ON MY MIND
Last week, Russian Foreign Minister Sergei Lavrov announced a proposal to reduce tensions with North Korea.
Under what Lavrov billed as a Chinese-Russian proposal, North Korea would freeze missile tests and the United States and South Korea would impose a moratorium on large-scale military exercises.
As we discuss on this week's Power Vertical Briefing, the plan isn't very different from Moscow's rhetoric every time North Korea acts up.
After every missile test, Moscow oh so mildly criticizes Pyongyang -- but the criticism always comes with a twist, a hedge, and a yeah-but.
After a North Korean missile launch back in May, for example, Vladimir Putin said we need to "stop intimidating" Kim Jong Un's regime and find "peaceful ways of resolving these issues."
A little context here is useful, because the Kremlin is far from an honest broker regarding North Korea. In fact, Moscow has been quite busy courting Pyongyang for some time now.
Shortly after Russia's annexation of Crimea in 2014, Putin wrote off most of North Korea's $11 billion debt to Russia.
Moreover, about 50,000 North Koreans are working on construction projects in the Russian Far East.
And a new ferry route was recently opened between Vladivostok and the North Korean port of Rason.
If Russia chose to, it could use its leverage to curb North Korea's dangerous behavior. But, instead, it appears to be more interested in courting and protecting a client.
IN THE NEWS
Five Crimean Tatar activists have been detained while protesting the jailing of Server Karametov, a 76-year-old man who has Parkinson's disease, by the Russian-imposed authorities.
Russian Defense Minister Sergei Shoigu has said Syrian government troops backed by Russian forces have recaptured huge swathes of territory from opposition forces in the previous two months.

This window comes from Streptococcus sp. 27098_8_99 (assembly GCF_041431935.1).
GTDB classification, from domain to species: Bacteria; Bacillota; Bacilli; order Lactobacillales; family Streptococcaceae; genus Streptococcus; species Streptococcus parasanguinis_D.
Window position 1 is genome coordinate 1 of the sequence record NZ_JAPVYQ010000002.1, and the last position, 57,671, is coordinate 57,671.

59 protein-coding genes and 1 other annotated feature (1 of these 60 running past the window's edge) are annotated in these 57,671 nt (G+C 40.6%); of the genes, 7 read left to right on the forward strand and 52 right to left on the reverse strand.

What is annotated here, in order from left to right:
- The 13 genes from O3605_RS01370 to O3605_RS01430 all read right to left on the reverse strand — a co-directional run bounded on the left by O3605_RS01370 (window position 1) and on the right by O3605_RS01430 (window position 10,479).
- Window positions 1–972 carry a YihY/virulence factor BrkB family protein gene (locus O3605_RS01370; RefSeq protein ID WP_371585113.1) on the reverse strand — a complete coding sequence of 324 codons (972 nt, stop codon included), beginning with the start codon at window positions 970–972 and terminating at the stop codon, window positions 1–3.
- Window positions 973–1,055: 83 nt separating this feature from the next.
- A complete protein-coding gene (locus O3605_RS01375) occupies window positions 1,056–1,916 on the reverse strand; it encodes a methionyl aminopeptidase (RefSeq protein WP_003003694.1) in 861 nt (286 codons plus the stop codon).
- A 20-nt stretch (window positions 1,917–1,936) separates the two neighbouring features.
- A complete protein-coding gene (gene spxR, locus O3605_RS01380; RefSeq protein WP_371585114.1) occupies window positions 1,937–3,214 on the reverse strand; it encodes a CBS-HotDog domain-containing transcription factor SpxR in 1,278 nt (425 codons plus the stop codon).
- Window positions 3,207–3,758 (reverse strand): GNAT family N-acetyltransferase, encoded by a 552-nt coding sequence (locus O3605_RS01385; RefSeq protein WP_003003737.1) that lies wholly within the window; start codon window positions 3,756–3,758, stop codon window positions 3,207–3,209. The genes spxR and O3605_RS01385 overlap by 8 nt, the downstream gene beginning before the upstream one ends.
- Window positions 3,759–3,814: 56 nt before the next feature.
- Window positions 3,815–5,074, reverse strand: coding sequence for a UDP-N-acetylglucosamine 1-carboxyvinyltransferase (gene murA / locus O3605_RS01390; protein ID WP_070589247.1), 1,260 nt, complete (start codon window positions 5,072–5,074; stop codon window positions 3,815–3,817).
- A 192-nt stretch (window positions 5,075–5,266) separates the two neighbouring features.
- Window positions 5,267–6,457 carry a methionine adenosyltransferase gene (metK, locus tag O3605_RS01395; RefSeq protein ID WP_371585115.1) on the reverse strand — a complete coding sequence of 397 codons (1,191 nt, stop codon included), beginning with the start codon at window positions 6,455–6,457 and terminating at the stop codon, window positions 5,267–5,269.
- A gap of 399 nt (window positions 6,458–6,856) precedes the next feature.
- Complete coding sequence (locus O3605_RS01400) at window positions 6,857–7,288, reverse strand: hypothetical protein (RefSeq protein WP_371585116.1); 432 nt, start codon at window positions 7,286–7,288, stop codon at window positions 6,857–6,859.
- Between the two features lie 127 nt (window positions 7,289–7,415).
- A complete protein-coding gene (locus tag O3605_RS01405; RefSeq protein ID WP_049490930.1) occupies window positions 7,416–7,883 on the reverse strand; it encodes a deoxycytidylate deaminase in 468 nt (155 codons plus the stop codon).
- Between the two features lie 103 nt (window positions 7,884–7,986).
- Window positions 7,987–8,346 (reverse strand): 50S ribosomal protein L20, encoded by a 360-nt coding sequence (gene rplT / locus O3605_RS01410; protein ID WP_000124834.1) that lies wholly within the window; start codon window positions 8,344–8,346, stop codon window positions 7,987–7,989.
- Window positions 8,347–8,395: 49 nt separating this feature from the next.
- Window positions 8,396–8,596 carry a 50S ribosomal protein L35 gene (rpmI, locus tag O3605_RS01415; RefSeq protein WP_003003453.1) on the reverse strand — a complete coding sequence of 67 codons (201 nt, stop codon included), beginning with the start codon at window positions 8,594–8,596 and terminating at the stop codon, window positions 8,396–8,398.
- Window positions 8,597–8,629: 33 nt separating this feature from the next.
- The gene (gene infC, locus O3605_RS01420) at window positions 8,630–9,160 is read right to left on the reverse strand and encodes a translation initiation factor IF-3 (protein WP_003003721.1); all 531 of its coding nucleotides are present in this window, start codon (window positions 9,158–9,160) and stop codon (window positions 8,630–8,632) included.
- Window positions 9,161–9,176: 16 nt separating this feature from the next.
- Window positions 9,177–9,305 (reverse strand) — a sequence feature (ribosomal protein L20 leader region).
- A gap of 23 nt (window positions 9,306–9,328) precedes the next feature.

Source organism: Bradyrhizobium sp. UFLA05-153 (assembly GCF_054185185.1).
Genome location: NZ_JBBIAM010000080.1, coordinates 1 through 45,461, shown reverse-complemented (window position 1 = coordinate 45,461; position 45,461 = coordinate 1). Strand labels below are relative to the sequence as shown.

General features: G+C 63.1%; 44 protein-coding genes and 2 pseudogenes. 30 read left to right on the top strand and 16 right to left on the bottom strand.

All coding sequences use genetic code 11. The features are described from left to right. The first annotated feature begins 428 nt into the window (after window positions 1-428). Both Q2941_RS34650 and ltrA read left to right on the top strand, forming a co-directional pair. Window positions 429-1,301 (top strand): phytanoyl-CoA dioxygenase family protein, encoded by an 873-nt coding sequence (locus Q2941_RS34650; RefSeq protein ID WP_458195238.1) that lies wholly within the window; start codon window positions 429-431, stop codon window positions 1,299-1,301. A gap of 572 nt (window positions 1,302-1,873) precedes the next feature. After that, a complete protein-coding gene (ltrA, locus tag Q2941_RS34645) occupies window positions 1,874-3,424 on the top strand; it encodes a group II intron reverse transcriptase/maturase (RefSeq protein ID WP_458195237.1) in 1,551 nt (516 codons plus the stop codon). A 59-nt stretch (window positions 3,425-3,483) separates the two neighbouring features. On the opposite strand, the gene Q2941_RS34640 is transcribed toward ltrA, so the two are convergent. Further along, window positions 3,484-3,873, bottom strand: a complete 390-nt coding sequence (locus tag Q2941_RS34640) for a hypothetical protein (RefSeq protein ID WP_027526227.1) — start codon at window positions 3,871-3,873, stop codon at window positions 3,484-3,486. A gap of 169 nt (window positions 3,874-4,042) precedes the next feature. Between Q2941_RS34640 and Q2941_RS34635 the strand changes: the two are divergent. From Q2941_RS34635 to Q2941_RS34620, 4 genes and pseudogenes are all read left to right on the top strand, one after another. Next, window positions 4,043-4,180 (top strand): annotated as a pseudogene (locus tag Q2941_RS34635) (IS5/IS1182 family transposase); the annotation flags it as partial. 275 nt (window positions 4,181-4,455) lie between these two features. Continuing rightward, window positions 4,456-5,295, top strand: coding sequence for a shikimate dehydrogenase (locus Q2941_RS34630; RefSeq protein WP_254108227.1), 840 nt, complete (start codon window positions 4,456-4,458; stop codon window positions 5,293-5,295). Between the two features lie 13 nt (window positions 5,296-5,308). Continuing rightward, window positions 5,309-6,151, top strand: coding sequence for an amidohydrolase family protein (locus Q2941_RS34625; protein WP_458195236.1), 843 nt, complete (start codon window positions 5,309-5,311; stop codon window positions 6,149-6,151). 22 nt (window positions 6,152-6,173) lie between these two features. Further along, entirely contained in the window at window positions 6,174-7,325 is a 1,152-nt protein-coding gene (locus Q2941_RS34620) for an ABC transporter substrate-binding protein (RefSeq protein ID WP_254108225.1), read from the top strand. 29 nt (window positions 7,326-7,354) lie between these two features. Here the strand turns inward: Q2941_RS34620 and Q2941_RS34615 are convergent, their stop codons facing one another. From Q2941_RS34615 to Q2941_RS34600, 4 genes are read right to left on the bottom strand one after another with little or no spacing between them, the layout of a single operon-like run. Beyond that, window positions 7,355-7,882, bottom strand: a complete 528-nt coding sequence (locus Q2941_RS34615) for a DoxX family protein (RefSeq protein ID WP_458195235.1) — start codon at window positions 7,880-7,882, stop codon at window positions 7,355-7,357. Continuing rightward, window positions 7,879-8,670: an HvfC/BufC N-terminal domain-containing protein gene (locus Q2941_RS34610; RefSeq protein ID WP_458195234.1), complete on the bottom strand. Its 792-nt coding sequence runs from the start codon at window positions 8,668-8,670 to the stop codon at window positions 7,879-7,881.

Russia’s government has nominated Germany's former chancellor, Gerhard Schroeder, to join the board of the Russian state-owned energy giant Rosneft.
Residents of St. Petersburg have paid homage to sailors from the Kursk nuclear submarine, which sank in the Barents Sea exactly 17 years earlier.
Former world chess champion and Kremlin critic Garry Kasparov is briefly coming out of retirement after 12 years.
Snapchat's parent company says the U.S. messaging app has been registered with Russia's media regulator without its knowledge.
NEW POWER VERTICAL BRIEFING
On this week's Power Vertical Briefing, we look at a Russian-Chinese proposal to de-escalate tensions with North Korea.
WHAT I'M READING
Russia's Hi-Tech Tool Kit
Wired looks at what it calls "Russia's high-tech toolbox" for subverting Western democracy.
In his column for Bloomberg, political commentator Leonid Bershidsky looks at why some U.S. intelligence officials remain skeptical of the allegations of Russian hacking.
Five Years Of Foreign Agents
In OpenDemocracy, Daria Skibo looks at Russia's "foreign agent" law five years after its passage.
Eighteen Years Of Putin
Vladimir Putin was unexpectedly named prime minister 18 years ago this week. In Republic.ru, Giorgi Golosov, a professor at the European University of St. Petersburg, looks at the meaning of Putin's long rule.
A Leftist Walks Free
In his column for Republic.ru, Oleg Kashin looks at what we can expect from leftist opposition figure Sergei Udaltsov following his release from prison.
Ukraine And North Korea's Missiles
The New York Times has a piece by William Broad and David Sanger linking North Korea's missile success to possible black market purchases from a Ukrainian plant with long-standing ties to Russia's defense industry.
Slouching Toward A Systemic Crisis?
Philip Zelikow, a history professor at the University of Virginia and a former executive director of the 9/11 Commission, has a piece in The Atlantic asking: Is The World Slouching Toward A Grave Systemic Crisis? The piece is based on the text of Zelikow's keynote address at the annual meeting of the Aspen Strategy Group.